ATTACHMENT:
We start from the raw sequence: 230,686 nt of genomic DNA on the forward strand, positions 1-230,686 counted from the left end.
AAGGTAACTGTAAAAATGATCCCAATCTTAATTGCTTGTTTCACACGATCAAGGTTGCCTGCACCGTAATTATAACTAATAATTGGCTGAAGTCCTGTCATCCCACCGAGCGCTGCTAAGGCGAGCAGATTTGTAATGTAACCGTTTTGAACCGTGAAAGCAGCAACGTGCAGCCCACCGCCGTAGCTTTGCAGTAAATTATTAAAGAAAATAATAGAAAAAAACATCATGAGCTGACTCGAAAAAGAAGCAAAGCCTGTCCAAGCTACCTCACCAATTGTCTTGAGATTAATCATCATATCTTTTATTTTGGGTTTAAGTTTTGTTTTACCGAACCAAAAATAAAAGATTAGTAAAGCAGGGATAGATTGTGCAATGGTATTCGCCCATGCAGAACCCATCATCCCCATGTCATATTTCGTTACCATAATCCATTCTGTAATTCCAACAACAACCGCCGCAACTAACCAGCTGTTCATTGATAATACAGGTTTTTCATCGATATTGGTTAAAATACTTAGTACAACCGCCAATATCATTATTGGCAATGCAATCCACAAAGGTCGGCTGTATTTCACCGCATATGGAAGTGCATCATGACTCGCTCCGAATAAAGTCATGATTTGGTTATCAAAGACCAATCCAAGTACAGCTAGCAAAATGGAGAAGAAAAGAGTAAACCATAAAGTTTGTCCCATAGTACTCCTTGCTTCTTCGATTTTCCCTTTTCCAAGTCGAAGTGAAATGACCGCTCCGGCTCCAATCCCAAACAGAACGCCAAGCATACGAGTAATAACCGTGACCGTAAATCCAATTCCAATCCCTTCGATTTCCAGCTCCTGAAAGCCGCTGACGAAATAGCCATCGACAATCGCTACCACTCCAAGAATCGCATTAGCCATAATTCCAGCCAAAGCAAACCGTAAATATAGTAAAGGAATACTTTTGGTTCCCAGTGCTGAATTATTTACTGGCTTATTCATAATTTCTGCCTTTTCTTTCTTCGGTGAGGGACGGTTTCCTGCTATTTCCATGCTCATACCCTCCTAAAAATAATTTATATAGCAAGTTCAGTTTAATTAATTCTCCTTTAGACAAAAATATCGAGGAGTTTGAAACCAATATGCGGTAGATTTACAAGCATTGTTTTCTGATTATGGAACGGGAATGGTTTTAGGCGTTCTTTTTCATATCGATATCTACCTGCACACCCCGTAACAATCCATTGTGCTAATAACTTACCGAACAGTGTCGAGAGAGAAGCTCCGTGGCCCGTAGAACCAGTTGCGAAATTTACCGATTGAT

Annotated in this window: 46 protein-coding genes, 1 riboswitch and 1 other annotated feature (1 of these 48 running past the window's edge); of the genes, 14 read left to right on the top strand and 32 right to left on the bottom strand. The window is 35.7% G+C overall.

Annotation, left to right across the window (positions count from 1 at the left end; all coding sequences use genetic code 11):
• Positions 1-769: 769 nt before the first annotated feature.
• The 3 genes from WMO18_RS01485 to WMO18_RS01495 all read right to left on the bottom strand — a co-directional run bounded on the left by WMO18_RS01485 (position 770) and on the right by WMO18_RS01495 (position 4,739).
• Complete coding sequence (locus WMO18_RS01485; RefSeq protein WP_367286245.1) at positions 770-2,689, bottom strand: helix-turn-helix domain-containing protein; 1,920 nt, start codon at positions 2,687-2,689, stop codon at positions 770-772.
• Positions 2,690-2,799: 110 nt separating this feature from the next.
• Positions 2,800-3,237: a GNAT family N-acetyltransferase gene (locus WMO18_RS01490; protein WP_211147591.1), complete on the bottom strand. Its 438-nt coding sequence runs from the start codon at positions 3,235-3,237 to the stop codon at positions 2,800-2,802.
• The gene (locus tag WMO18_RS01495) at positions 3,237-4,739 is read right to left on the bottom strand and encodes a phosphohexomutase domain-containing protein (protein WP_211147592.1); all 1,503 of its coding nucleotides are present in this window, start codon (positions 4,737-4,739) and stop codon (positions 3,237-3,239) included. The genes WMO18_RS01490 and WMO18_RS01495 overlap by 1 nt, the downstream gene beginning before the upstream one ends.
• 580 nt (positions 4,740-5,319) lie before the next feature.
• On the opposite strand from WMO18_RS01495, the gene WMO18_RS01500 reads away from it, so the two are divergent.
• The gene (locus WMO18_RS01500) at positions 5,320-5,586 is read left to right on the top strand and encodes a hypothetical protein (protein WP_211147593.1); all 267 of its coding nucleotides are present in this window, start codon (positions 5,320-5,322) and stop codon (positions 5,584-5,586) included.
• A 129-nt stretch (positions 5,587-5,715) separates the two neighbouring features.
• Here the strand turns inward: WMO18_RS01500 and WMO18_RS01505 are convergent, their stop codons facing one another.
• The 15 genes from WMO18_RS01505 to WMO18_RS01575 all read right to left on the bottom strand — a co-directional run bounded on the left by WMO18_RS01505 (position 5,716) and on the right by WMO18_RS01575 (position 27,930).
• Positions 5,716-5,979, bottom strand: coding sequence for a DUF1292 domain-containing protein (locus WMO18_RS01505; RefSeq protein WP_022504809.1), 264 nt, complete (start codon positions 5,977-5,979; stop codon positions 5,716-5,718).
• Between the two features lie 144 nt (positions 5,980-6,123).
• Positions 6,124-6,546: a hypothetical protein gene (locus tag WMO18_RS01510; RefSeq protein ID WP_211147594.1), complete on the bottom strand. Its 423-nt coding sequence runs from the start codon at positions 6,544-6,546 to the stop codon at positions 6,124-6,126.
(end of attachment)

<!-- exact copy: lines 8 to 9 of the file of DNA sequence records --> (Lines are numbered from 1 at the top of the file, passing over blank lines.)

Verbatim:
• Positions 2,690-2,799: 110 nt separating this feature from the next.
• Positions 2,800-3,237: a GNAT family N-acetyltransferase gene (locus WMO18_RS01490; protein WP_211147591.1), complete on the bottom strand. Its 438-nt coding sequence runs from the start codon at positions 3,235-3,237 to the stop codon at positions 2,800-2,802.